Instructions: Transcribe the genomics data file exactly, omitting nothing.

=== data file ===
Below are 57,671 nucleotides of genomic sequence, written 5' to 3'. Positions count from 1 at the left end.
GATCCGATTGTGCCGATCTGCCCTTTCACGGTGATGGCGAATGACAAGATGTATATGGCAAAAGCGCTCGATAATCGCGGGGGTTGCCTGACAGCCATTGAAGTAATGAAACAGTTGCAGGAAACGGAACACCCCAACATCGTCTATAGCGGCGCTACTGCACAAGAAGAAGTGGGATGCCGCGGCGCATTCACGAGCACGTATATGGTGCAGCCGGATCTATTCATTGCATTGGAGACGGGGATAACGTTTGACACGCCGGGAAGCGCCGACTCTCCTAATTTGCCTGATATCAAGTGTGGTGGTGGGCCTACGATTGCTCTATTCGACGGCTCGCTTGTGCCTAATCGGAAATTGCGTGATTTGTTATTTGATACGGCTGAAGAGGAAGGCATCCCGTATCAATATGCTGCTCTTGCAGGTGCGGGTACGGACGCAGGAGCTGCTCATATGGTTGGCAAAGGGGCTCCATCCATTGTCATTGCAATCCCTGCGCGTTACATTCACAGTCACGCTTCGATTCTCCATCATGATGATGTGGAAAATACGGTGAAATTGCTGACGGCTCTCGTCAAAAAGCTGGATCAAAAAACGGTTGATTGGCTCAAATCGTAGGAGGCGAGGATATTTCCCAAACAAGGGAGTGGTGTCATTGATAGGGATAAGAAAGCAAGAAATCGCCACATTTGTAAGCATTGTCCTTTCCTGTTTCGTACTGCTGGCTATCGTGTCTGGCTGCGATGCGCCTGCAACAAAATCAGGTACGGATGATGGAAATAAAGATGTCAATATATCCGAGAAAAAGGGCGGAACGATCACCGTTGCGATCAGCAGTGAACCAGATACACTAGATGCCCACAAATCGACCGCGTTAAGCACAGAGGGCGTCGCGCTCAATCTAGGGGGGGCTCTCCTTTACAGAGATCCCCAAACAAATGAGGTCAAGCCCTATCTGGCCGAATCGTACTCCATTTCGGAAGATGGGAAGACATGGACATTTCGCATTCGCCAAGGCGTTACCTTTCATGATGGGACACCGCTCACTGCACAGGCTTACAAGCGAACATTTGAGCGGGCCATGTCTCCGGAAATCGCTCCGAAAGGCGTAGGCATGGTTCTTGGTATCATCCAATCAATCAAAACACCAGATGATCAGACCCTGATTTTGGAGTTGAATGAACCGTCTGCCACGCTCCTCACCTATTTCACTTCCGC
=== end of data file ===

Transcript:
Below are 57,671 nucleotides of genomic sequence, written 5' to 3'. Positions count from 1 at the left end.
GATCCGATTGTGCCGATCTGCCCTTTCACGGTGATGGCGAATGACAAGATGTATATGGCAAAAGCGCTCGATAATCGCGGGGGTTGCCTGACAGCCATTGAAGTAATGAAACAGTTGCAGGAAACGGAACACCCCAACATCGTCTATAGCGGCGCTACTGCACAAGAAGAAGTGGGATGCCGCGGCGCATTCACGAGCACGTATATGGTGCAGCCGGATCTATTCATTGCATTGGAGACGGGGATAACGTTTGACACGCCGGGAAGCGCCGACTCTCCTAATTTGCCTGATATCAAGTGTGGTGGTGGGCCTACGATTGCTCTATTCGACGGCTCGCTTGTGCCTAATCGGAAATTGCGTGATTTGTTATTTGATACGGCTGAAGAGGAAGGCATCCCGTATCAATATGCTGCTCTTGCAGGTGCGGGTACGGACGCAGGAGCTGCTCATATGGTTGGCAAAGGGGCTCCATCCATTGTCATTGCAATCCCTGCGCGTTACATTCACAGTCACGCTTCGATTCTCCATCATGATGATGTGGAAAATACGGTGAAATTGCTGACGGCTCTCGTCAAAAAGCTGGATCAAAAAACGGTTGATTGGCTCAAATCGTAGGAGGCGAGGATATTTCCCAAACAAGGGAGTGGTGTCATTGATAGGGATAAGAAAGCAAGAAATCGCCACATTTGTAAGCATTGTCCTTTCCTGTTTCGTACTGCTGGCTATCGTGTCTGGCTGCGATGCGCCTGCAACAAAATCAGGTACGGATGATGGAAATAAAGATGTCAATATATCCGAGAAAAAGGGCGGAACGATCACCGTTGCGATCAGCAGTGAACCAGATACACTAGATGCCCACAAATCGACCGCGTTAAGCACAGAGGGCGTCGCGCTCAATCTAGGGGGGGCTCTCCTTTACAGAGATCCCCAAACAAATGAGGTCAAGCCCTATCTGGCCGAATCGTACTCCATTTCGGAAGATGGGAAGACATGGACATTTCGCATTCGCCAAGGCGTTACCTTTCATGATGGGACACCGCTCACTGCACAGGCTTACAAGCGAACATTTGAGCGGGCCATGTCTCCGGAAATCGCTCCGAAAGGCGTAGGCATGGTTCTTGGTATCATCCAATCAATCAAAACACCAGATGATCAGACCCTGATTTTGGAGTTGAATGAACCGTCTGCCACGCTCCTCACCTATTTCACTTCCGC